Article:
Sławomir Mrożek – Ketchup
I read in the newspaper that the Apocalypse wasn’t going to happen.
To celebrate this piece of good news, I went to McDonald’s and ordered a hamburger.
The narrator of Sławomir Mrożek's (very) short story, Ketchup (trans. Garry Malloy), is so happy that the world isn't going to end that he adds some extra tomato sauce to his burger. The next day, happier still, he adds some more. Each day he adds more and more ketchup to his burger, celebrating the fact that now he can add ketchup to his burger, and as much as he likes – the world will not be ending!
Ketchup - again, a very short story, less than 500 words in translation – plays with the idea of Apocalypse and its successful diversion by poking fun at the ordinary folk who would be affected by such a drama. For the narrator, an obscure, ill-defined disaster has been averted (he remains unsure whether the Apocalypse diverted would have been Heaven-sent or an act of an indifferent cosmos), and for that – ketchup! What else can he do? After all, he likes hamburgers.
Because now, with the Apocalypse having been called off, the future had no limit.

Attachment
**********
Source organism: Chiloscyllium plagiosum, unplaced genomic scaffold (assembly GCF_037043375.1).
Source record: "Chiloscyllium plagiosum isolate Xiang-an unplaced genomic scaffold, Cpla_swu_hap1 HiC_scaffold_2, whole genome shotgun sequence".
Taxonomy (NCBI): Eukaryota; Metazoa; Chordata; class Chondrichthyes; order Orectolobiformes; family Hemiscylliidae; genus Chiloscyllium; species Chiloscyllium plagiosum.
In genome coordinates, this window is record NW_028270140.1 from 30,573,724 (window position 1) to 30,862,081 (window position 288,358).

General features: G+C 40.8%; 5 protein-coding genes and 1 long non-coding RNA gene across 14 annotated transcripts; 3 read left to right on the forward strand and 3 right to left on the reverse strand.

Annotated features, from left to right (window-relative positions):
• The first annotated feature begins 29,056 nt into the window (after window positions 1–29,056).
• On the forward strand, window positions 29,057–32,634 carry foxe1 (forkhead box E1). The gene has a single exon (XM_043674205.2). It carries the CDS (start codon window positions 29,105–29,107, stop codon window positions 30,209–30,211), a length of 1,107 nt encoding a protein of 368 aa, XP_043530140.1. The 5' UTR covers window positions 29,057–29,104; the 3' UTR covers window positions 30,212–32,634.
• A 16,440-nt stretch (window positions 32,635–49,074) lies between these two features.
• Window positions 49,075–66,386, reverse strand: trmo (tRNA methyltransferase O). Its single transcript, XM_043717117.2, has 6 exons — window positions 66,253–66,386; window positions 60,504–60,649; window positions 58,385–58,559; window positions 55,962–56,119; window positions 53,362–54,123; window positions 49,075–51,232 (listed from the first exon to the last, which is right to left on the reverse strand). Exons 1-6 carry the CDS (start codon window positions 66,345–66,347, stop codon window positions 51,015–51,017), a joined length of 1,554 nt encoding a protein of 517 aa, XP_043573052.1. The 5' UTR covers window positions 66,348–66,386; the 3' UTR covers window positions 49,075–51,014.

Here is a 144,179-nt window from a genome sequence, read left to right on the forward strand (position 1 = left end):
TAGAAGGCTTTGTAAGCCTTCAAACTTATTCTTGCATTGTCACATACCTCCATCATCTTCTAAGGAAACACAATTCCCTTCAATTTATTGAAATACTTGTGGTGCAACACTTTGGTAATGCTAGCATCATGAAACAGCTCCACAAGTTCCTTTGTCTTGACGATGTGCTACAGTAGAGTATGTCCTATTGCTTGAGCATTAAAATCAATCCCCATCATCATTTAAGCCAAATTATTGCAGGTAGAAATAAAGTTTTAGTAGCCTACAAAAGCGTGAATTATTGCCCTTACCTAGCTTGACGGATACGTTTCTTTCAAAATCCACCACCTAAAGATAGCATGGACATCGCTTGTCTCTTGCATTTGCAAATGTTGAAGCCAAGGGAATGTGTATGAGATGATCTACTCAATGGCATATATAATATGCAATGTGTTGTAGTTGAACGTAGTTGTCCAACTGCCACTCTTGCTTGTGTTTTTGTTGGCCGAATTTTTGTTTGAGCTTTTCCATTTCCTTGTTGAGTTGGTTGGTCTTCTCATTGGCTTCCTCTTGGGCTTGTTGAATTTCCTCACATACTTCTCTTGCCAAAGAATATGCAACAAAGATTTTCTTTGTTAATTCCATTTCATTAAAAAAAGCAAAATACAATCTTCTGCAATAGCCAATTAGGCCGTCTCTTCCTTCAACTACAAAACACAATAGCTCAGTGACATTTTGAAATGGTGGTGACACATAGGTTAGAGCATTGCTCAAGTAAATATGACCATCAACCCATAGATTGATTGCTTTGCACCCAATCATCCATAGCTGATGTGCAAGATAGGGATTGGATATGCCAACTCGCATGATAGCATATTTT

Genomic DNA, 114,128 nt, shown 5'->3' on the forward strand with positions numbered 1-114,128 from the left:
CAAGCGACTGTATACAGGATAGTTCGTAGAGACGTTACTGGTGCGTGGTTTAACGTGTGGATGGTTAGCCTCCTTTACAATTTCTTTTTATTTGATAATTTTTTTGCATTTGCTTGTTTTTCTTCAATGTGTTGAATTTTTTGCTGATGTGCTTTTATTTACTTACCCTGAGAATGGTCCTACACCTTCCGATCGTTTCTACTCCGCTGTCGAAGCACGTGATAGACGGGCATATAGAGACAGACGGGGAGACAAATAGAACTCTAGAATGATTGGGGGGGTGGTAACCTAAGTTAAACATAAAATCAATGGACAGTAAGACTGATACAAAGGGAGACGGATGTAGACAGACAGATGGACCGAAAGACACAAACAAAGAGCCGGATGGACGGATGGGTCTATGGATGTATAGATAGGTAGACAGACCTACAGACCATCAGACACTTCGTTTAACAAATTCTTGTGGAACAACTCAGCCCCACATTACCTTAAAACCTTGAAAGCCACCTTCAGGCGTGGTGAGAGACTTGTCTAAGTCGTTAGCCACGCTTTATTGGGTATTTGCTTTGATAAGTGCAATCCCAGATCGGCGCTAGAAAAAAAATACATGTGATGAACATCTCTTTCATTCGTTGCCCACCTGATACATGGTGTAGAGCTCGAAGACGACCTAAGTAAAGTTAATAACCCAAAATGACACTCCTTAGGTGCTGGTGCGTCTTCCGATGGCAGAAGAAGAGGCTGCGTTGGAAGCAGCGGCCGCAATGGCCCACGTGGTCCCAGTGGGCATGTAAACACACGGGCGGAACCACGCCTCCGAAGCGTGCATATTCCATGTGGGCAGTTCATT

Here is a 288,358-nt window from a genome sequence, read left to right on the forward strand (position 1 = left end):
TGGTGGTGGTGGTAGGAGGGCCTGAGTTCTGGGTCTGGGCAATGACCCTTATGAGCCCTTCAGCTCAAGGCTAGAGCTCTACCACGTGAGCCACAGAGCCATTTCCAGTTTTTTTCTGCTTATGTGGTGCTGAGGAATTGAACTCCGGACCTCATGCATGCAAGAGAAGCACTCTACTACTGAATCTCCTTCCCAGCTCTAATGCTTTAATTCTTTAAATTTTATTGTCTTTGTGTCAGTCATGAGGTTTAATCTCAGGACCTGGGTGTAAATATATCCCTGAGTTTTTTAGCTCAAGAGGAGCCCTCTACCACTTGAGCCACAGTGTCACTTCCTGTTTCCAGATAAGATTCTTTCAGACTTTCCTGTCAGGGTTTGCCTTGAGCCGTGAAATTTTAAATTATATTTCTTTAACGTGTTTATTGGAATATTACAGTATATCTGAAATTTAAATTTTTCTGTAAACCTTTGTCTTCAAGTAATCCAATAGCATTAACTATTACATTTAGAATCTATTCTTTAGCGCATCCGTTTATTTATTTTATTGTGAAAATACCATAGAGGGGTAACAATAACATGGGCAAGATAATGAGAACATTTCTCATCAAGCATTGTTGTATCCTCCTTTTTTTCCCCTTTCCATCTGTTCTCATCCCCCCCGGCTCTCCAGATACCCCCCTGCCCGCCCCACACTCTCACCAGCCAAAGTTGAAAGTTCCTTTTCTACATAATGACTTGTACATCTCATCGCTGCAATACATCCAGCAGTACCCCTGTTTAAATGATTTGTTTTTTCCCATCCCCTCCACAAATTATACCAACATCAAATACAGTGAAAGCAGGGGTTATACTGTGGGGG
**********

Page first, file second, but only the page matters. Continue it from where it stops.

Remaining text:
And for so many of us, that means we can worry less about exercise, or perhaps buy that extra chocolate, or dress, or what have you.
Of course, the narrator becomes consumed by these ketchup additions (we are firmly placed within a satirical piece) and decides to burn the McDonald’s down to rid himself of his dilemma, and by doing so creates a minor Apocalypse of his own. Everyone is satisfied.
And that's the story. Like all good satirists, Mrożek knows how to avoid outstaying his welcome. His deflates the importance of a word like “Apocalypse” and the people who believe in it, and purport to be affected by it, and then, with a final stinging barb, leaves. Ketchup is rather excellent in its economy of words and conciseness of approach. And, really, what could an ordinary person's response be to an averted Apocalypse? Consider those newspapers reports bleating about how an asteroid came “this close” to hitting Earth, and then consider most people's reactions to it. Adding ketchup to a burger is hardly the least of it. Burning down a McDonald’s is perhaps a touch stronger, but a man has to have his principles, and sometimes you have to do something extreme to break an addiction.
Ketchup by Sławomir Mrożek is a short story from Words Without Borders' January 2012 edition, Apocalypse issue. All of the work reviewed is freely available online.
Other stories from the Words Without Borders January 2012 edition, Apocalypse issue include:
---Xerxenesky, Antônio - Seizing Cervantes
---Adamek, André-Marcel - The Ark
---Paiva, Fernando - God's Obituary
---Elíasson, Gyrðir - House No. 451
---Villoro, Juan - Holding Pattern
Words Without Borders review series:
---May 2011: Writing From Afghanistan
---January 2011: The Work Force
---October 2010: Beyond Borges: Argentina Now
---August 2010: Writing From Hungary
Index of short stories under review